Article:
All this sounds scattered but in modern terms it was zoned security i.e. individual places made secure rather than struggling to protect a very large area. Also we must remember the landscape of the area was very different. Lichfield had marshy land tracts as well as heavy woodland stretching towards Tamworth and Cannock and was the hunting grounds of the Kings of Mercia.
    I think at the time of the Civil War, the town walls were not there or poor repair but I remember a lecture (think Howard Clayton..Probably wrong) that the old defences became part of the trench siege works during the 3 sieges of the Close, around Beacon Street etc.
    Around the Market square grew up the medieval town and City, and Stowe was a hamlet with St Chads well (where he baptised) and Church.
    If I remember right, St Chad is mentioned several times in Bede’s Ecclesiastical History of the English People and Lichfield in the Saxon Chronicles.
    As an aside, there is a Ghost story that on hot summer evenings, you can hear in Gaia Lane (near Bulldog Lane/St Chads Road) the sound of soldiers marching….the story is they were a patrol or picket working up towards the high ground above the cathedral and they were ambushed. Many of us have heard something…one for an investigation another time.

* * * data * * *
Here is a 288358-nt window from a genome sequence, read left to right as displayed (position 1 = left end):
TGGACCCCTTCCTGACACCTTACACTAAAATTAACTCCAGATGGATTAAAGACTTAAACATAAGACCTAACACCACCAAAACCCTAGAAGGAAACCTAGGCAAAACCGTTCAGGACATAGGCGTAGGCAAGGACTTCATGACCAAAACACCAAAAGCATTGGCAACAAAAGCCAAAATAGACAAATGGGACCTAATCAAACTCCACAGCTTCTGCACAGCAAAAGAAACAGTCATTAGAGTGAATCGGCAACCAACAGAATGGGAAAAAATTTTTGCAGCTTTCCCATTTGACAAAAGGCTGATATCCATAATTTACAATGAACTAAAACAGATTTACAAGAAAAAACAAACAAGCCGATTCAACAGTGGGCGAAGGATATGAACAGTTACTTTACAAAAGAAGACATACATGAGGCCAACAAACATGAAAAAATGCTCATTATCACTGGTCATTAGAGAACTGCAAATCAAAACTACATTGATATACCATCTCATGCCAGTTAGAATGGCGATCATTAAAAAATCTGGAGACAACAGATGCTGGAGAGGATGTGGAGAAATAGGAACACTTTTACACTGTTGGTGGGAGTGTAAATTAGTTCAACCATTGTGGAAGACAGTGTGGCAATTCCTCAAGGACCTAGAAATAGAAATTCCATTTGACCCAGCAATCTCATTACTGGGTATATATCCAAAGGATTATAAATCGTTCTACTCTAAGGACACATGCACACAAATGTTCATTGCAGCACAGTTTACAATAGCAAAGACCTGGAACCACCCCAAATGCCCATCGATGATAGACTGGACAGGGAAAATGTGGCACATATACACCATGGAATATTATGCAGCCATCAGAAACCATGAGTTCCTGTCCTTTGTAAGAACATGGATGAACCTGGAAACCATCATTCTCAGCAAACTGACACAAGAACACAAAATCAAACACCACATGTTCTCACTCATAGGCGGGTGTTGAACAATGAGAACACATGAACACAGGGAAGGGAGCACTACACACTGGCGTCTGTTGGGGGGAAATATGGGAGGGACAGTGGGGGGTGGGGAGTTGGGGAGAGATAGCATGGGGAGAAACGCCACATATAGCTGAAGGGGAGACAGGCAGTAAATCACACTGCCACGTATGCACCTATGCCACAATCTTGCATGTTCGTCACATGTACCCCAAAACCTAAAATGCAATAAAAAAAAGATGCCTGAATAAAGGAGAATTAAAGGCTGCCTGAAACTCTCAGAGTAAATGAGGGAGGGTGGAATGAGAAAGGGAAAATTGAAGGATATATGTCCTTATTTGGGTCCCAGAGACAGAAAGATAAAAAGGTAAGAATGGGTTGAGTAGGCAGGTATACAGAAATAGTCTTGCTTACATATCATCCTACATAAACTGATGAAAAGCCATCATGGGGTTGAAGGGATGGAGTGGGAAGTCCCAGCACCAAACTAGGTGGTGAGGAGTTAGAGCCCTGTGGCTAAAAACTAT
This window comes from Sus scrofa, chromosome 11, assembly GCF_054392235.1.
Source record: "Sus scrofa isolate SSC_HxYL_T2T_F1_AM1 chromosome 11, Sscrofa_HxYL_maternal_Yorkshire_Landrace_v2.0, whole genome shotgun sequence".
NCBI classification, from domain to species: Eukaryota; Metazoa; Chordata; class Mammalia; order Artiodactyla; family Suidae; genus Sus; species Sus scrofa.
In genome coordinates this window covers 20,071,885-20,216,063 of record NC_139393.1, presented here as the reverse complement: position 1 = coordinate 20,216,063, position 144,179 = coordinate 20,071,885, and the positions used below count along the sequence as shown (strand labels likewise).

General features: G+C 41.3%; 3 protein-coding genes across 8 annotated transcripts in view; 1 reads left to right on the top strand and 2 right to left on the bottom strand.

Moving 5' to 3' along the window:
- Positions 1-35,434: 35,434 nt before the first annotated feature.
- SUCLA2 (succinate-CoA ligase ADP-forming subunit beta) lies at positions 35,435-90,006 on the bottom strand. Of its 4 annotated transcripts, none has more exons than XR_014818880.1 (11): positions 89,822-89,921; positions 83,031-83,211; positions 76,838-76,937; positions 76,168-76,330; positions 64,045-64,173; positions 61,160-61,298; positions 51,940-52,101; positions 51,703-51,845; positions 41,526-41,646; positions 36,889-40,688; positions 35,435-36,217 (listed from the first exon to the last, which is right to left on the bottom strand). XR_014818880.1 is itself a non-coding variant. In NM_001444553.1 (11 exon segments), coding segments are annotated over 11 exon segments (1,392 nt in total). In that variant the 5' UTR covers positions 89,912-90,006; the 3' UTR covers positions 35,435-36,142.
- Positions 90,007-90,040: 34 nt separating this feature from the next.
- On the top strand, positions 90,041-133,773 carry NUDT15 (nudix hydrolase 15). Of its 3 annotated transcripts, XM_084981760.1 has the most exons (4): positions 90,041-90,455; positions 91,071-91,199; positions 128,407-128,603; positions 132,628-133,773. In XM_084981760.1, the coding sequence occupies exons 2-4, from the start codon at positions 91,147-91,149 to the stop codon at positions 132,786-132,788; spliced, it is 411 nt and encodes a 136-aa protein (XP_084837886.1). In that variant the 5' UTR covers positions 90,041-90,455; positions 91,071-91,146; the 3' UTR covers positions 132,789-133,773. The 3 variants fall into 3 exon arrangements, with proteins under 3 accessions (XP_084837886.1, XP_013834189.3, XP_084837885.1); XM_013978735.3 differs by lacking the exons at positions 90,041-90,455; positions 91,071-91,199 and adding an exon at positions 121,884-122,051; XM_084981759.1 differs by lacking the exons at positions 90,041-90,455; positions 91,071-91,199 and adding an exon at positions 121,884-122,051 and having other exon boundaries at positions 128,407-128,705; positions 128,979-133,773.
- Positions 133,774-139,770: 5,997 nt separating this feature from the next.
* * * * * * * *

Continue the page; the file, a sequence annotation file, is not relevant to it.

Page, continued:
I hope this helps and not cause confusion

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    • That’s really helpful and interesting thank you. And I love ghost stories. All we need now is a hot summer evening to go and have a listen!

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    • Sorry Ian, I missed this before, thank you! David’s contribution is brilliant. You know, the more I do, the more I think that the geeky archives stuff I do is ok but real life stories, memories and experiences really help to bring things to life. Obviously the further back you go, the harder that gets 😉

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  3. Is Chapters Coffe Shop the one with the raven…

    “…and at the Coffee House in Lichfield, I was shown another raven’s head, whose upper mandible turned downwards and crossed the lower, but the under one straight, only much longer than the upper…”(Diagram shown)

    Robert Plot (1686)

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  4. Pingback: Trailgating | Lichfield Lore